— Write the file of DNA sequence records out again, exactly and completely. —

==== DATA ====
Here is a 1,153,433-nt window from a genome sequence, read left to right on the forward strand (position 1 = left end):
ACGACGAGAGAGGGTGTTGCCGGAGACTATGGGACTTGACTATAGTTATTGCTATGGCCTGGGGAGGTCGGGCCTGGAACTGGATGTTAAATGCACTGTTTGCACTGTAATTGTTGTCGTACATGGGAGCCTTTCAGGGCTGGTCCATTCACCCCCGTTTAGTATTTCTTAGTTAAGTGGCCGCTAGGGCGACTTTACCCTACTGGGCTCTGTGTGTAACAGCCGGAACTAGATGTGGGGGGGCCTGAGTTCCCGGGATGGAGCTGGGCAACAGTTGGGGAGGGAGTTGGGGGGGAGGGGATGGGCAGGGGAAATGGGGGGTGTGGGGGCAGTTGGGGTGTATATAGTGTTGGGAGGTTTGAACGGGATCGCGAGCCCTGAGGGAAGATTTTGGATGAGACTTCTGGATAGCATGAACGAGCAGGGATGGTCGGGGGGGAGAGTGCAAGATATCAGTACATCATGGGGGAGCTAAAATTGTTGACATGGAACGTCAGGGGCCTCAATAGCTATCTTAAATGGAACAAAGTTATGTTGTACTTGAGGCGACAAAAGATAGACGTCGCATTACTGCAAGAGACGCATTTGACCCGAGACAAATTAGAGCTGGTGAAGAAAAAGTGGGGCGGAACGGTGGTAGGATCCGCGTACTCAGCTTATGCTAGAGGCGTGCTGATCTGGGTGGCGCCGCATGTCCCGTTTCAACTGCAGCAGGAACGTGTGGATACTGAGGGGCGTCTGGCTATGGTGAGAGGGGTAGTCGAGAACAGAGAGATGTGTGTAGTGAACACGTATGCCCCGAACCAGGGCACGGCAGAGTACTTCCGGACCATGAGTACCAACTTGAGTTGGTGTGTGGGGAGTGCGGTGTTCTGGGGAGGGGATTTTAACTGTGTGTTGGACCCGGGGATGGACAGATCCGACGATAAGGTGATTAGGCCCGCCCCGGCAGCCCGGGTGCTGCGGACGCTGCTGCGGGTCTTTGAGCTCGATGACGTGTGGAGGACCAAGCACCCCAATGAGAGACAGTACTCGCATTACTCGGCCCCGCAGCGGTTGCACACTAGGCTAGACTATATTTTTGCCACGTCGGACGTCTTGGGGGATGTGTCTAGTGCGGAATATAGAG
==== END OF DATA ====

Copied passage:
Here is a 1,153,433-nt window from a genome sequence, read left to right on the forward strand (position 1 = left end):
ACGACGAGAGAGGGTGTTGCCGGAGACTATGGGACTTGACTATAGTTATTGCTATGGCCTGGGGAGGTCGGGCCTGGAACTGGATGTTAAATGCACTGTTTGCACTGTAATTGTTGTCGTACATGGGAGCCTTTCAGGGCTGGTCCATTCACCCCCGTTTAGTATTTCTTAGTTAAGTGGCCGCTAGGGCGACTTTACCCTACTGGGCTCTGTGTGTAACAGCCGGAACTAGATGTGGGGGGGCCTGAGTTCCCGGGATGGAGCTGGGCAACAGTTGGGGAGGGAGTTGGGGGGGAGGGGATGGGCAGGGGAAATGGGGGGTGTGGGGGCAGTTGGGGTGTATATAGTGTTGGGAGGTTTGAACGGGATCGCGAGCCCTGAGGGAAGATTTTGGATGAGACTTCTGGATAGCATGAACGAGCAGGGATGGTCGGGGGGGAGAGTGCAAGATATCAGTACATCATGGGGGAGCTAAAATTGTTGACATGGAACGTCAGGGGCCTCAATAGCTATCTTAAATGGAACAAAGTTATGTTGTACTTGAGGCGACAAAAGATAGACGTCGCATTACTGCAAGAGACGCATTTGACCCGAGACAAATTAGAGCTGGTGAAGAAAAAGTGGGGCGGAACGGTGGTAGGATCCGCGTACTCAGCTTATGCTAGAGGCGTGCTGATCTGGGTGGCGCCGCATGTCCCGTTTCAACTGCAGCAGGAACGTGTGGATACTGAGGGGCGTCTGGCTATGGTGAGAGGGGTAGTCGAGAACAGAGAGATGTGTGTAGTGAACACGTATGCCCCGAACCAGGGCACGGCAGAGTACTTCCGGACCATGAGTACCAACTTGAGTTGGTGTGTGGGGAGTGCGGTGTTCTGGGGAGGGGATTTTAACTGTGTGTTGGACCCGGGGATGGACAGATCCGACGATAAGGTGATTAGGCCCGCCCCGGCAGCCCGGGTGCTGCGGACGCTGCTGCGGGTCTTTGAGCTCGATGACGTGTGGAGGACCAAGCACCCCAATGAGAGACAGTACTCGCATTACTCGGCCCCGCAGCGGTTGCACACTAGGCTAGACTATATTTTTGCCACGTCGGACGTCTTGGGGGATGTGTCTAGTGCGGAATATAGAG